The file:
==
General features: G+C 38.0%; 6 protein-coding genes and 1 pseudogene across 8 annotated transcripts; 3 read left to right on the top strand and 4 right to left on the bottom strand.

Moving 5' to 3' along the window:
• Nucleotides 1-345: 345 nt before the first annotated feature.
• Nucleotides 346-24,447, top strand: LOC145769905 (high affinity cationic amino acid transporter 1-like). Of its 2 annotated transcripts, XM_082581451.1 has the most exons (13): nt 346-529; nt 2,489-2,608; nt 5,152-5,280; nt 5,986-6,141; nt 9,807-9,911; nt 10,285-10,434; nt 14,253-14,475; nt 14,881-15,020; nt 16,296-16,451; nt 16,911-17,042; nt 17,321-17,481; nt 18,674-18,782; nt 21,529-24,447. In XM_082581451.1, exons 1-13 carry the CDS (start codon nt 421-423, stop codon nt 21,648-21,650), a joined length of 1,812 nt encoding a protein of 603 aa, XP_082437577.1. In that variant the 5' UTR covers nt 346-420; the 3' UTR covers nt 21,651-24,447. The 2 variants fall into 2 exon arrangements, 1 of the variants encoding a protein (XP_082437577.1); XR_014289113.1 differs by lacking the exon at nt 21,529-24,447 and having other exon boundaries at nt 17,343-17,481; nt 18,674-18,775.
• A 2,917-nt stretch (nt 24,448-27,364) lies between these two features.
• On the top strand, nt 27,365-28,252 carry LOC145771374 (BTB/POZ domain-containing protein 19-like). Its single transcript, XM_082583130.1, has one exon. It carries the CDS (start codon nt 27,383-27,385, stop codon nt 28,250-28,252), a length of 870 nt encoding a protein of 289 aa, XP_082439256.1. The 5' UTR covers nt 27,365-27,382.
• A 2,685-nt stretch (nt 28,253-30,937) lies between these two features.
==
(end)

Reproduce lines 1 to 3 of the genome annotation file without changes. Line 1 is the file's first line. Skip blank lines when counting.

General features: G+C 38.0%; 6 protein-coding genes and 1 pseudogene across 8 annotated transcripts; 3 read left to right on the top strand and 4 right to left on the bottom strand.

Moving 5' to 3' along the window:
• Nucleotides 1-345: 345 nt before the first annotated feature.